I was recently interviewed for Ladies Drive, a business magazine geared towards career women. The article is titled "Live Your Dream" and is a portrait of three women from very different backgrounds and walks of life who have made their dream their reality.
I love this article for a few reasons. For one, it's not specifically about Youtubers and how much we earn, which seems to be the repeating trend with these types of articles (not that I'm not grateful for the press, I am, but it just gets a bit dull.) More so it's about how women can empower themselves to make the most out of their lives, and have their careers go in a completely different direction than anticipated.
I enjoyed reading about the two other protagonists, one is a Tibetan women who was born in Switzerland and worked for 20 years as a financial advisor in a bank, then turned to Tibetan folk singing. The other is about a woman who discovered meditation upon visiting an Ashram in India, and decided to enter a career as a meditation coach. Lastly the article also talks about myself, who started off as a Political Science graduate and suddenly rediscovered myself as a beauty blogger.
Here is the article in full in German, click on full size images to read the text.
Some excerpts I've translated to English:
What experiences have shaped you the most as a person?
After I graduated from high school and before going to university in Canada I traveled around the world for two years, earned my own money. This really changed me. I became more accustomed to taking risks. Lots of things happen when you travel on your own. This unknown factor to experience something totally new definitely shaped who I am today. Beauty isn't everything to me. I guess it's also quite a contrast to what I do on my channel.
Are you happy and proud of your "pioneer" work on Youtube?
I'm super happy about everything! I put a lot of work into my videos, I pour my heart and soul into them. My videos can be pretty elaborate to make. Sometimes a 5-minute video is actually a result of 10 or more hours of work. I'm proud of that. If you do something with love and passion, it's a very rewarding experience. It's nearly a full time job by now, I work part-time. Especially answering comments and such on Facebook and Twitter takes lots of time. But that's a part of the whole Youtube experience and I love getting feedback from my viewers. My subscribers know I'm available to them. Of course I don't get paid for that but I enjoy it. It's hard to get back to everybody though because by now I have so many fans who ask questions.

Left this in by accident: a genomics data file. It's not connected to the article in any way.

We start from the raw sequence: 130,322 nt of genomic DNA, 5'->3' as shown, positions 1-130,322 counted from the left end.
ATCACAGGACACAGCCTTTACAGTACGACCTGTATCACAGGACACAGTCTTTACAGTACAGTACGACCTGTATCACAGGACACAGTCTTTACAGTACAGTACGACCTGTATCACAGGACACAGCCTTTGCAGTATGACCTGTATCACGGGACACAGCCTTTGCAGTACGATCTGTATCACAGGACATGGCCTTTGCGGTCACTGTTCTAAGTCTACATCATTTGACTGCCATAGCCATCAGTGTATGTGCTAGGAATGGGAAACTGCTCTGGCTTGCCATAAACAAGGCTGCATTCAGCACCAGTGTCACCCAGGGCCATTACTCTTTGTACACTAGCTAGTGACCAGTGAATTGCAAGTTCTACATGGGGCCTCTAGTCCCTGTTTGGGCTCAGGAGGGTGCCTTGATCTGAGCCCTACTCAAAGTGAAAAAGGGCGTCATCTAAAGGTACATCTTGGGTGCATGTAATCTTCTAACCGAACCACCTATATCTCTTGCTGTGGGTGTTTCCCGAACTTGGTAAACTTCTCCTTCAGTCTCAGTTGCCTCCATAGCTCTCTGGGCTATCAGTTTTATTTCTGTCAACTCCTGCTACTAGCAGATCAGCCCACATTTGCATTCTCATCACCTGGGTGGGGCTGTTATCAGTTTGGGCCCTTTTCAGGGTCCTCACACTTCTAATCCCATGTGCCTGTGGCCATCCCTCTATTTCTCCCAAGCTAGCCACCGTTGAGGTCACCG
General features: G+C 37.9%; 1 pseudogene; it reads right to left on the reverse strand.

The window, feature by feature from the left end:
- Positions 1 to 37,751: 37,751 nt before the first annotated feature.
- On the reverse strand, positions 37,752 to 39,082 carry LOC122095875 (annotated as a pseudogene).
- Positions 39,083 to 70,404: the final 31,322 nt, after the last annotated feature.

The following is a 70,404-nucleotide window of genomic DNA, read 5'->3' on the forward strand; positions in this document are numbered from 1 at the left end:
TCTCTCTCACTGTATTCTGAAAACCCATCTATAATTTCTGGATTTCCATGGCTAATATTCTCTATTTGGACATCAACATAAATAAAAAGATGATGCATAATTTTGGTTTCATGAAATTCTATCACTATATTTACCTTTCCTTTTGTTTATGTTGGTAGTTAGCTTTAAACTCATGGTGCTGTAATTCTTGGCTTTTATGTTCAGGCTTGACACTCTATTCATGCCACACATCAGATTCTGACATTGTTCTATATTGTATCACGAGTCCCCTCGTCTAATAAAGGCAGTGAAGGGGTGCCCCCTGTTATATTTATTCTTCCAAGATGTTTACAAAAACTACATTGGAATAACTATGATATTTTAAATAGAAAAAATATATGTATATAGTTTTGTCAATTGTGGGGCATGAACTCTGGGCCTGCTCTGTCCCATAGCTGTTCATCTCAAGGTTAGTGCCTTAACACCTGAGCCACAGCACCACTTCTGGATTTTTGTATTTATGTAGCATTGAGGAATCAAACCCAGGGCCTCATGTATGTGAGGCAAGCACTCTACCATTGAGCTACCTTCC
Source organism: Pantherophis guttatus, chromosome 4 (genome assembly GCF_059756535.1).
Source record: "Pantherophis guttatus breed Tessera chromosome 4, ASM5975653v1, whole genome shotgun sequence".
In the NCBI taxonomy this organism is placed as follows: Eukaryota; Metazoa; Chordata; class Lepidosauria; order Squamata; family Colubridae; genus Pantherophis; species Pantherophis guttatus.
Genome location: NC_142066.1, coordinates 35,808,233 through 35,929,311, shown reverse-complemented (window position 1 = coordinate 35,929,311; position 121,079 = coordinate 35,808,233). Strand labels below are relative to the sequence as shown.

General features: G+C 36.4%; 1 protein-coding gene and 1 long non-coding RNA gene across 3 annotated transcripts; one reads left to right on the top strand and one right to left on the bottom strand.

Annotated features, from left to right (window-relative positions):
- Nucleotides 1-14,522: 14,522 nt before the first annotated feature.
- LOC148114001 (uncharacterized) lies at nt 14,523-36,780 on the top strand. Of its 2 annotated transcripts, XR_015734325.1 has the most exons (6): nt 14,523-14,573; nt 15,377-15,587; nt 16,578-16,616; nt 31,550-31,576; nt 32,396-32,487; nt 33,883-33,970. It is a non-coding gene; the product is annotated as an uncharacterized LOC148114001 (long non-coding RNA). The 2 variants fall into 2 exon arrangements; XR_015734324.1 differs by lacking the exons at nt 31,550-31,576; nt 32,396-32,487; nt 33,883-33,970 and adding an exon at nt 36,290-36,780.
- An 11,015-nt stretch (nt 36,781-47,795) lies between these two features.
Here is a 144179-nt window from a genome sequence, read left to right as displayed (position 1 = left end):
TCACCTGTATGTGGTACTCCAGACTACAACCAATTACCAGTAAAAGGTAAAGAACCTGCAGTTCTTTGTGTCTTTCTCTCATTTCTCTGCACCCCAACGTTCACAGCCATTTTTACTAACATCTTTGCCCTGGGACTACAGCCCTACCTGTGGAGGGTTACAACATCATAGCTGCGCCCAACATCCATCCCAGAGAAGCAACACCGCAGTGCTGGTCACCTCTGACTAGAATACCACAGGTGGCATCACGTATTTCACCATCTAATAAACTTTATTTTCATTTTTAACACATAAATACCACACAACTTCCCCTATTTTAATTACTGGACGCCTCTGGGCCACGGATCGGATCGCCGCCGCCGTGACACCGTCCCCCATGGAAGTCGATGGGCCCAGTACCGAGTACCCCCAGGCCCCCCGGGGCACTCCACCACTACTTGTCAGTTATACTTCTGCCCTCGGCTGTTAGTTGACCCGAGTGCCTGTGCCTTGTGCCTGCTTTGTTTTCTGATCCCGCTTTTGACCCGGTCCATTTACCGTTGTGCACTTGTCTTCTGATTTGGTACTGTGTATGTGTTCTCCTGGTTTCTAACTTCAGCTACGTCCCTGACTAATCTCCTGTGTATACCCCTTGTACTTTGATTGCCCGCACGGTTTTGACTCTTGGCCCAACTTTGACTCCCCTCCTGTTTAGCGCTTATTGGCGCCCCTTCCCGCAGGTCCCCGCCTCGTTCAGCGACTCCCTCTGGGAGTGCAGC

How can we imagine your work environment?
I do everything myself, I'm completely a one-woman show. I record the videos myself, I do all the editing, cutting, photography, and respond to comments myself. The advantage is you have complete creative control and I don't have to share my earnings with a production team. Some Youtubers are doing it that way now but for me it's out of the question right now. I think these kind of videos don't look natural anymore, they just come across as commercials. I don't want that for my channel. I like how personable my videos are and that I can be creative.
What is your vision of beauty?
Well, there's a really traditional picture of how women should do their makeup - very neutral and toned down, and it should be done to appear attractive to men. What a load of crock! I think each person should present themselves as they wish, and not care so much about what others might think. I don't like these traditional stereotypes at all. As a Blogger I try to present a variety of looks so that everyone might find something they like, regardless of their taste.
Do you think people stereotype you?
I think some people probably think, "Oh she's just another one of those shallow makeup girls, she just cares about what she looks like, what an airhead." I think it's dumb to stereotype people like that. This isn't the only important thing in my life. There's a lot of really young girls nowadays on Youtube who also make makeup tutorials for school makeup and things like that. But just looking pretty isn't going to get you very far in life! Makeup is fun and it's a creative outlet for me, but it's not the most important thing in life to just be beautiful.
How important is it for you to be able to "live your dream"?
Very important! I love what I do, but I haven't set everything in stone for my future. I just try things out and see if it works. In the beginning, I didn't earn a single penny doing this. When the Youtube Partner program started I had no idea where it would take me. But my goal isn't to be super rich, I'm not like that. I know in what direction I want to go but you never know where life will take you. Especially since the Internet is very volatile - what's hip and cool now might be out already next week.
Thank you to Sandra Triebl for the interview!
To see more Press about me, click here.